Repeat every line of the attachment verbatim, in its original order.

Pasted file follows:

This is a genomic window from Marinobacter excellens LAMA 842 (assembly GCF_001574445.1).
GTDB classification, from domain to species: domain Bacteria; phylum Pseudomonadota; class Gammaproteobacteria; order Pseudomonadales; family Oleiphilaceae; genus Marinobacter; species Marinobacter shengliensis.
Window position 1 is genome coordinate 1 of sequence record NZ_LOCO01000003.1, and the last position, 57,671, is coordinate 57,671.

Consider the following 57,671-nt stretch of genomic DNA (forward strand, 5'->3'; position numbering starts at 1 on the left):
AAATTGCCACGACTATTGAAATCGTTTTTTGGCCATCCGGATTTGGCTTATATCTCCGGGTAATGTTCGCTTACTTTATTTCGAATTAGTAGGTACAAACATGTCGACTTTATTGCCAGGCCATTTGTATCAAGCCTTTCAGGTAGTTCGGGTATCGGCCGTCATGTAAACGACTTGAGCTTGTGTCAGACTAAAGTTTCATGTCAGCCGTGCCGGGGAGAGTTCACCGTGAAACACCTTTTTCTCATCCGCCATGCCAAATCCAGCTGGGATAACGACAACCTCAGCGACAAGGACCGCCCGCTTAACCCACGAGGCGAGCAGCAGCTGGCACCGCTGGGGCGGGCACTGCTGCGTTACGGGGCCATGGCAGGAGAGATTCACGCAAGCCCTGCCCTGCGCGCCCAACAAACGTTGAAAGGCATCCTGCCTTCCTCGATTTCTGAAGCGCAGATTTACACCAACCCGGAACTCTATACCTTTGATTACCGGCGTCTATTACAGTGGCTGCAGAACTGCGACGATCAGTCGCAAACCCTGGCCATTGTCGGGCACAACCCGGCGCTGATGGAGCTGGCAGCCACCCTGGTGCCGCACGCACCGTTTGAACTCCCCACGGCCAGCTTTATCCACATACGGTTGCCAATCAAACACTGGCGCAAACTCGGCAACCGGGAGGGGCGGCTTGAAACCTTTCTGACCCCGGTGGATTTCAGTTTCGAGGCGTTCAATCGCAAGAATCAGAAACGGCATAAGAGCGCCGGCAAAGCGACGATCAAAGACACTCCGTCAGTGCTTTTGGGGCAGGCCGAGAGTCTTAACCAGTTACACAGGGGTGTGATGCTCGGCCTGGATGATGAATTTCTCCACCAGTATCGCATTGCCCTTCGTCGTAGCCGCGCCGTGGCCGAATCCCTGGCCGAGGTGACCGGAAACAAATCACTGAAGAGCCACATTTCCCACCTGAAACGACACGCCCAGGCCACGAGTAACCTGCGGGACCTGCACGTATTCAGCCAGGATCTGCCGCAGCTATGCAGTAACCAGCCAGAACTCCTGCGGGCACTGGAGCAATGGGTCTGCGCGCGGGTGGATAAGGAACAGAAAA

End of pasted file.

This is a genomic window from Marinobacter excellens LAMA 842 (assembly GCF_001574445.1).
GTDB classification, from domain to species: domain Bacteria; phylum Pseudomonadota; class Gammaproteobacteria; order Pseudomonadales; family Oleiphilaceae; genus Marinobacter; species Marinobacter shengliensis.
Window position 1 is genome coordinate 1 of sequence record NZ_LOCO01000003.1, and the last position, 57,671, is coordinate 57,671.

Consider the following 57,671-nt stretch of genomic DNA (forward strand, 5'->3'; position numbering starts at 1 on the left):
AAATTGCCACGACTATTGAAATCGTTTTTTGGCCATCCGGATTTGGCTTATATCTCCGGGTAATGTTCGCTTACTTTATTTCGAATTAGTAGGTACAAACATGTCGACTTTATTGCCAGGCCATTTGTATCAAGCCTTTCAGGTAGTTCGGGTATCGGCCGTCATGTAAACGACTTGAGCTTGTGTCAGACTAAAGTTTCATGTCAGCCGTGCCGGGGAGAGTTCACCGTGAAACACCTTTTTCTCATCCGCCATGCCAAATCCAGCTGGGATAACGACAACCTCAGCGACAAGGACCGCCCGCTTAACCCACGAGGCGAGCAGCAGCTGGCACCGCTGGGGCGGGCACTGCTGCGTTACGGGGCCATGGCAGGAGAGATTCACGCAAGCCCTGCCCTGCGCGCCCAACAAACGTTGAAAGGCATCCTGCCTTCCTCGATTTCTGAAGCGCAGATTTACACCAACCCGGAACTCTATACCTTTGATTACCGGCGTCTATTACAGTGGCTGCAGAACTGCGACGATCAGTCGCAAACCCTGGCCATTGTCGGGCACAACCCGGCGCTGATGGAGCTGGCAGCCACCCTGGTGCCGCACGCACCGTTTGAACTCCCCACGGCCAGCTTTATCCACATACGGTTGCCAATCAAACACTGGCGCAAACTCGGCAACCGGGAGGGGCGGCTTGAAACCTTTCTGACCCCGGTGGATTTCAGTTTCGAGGCGTTCAATCGCAAGAATCAGAAACGGCATAAGAGCGCCGGCAAAGCGACGATCAAAGACACTCCGTCAGTGCTTTTGGGGCAGGCCGAGAGTCTTAACCAGTTACACAGGGGTGTGATGCTCGGCCTGGATGATGAATTTCTCCACCAGTATCGCATTGCCCTTCGTCGTAGCCGCGCCGTGGCCGAATCCCTGGCCGAGGTGACCGGAAACAAATCACTGAAGAGCCACATTTCCCACCTGAAACGACACGCCCAGGCCACGAGTAACCTGCGGGACCTGCACGTATTCAGCCAGGATCTGCCGCAGCTATGCAGTAACCAGCCAGAACTCCTGCGGGCACTGGAGCAATGGGTCTGCGCGCGGGTGGATAAGGAACAGAAAA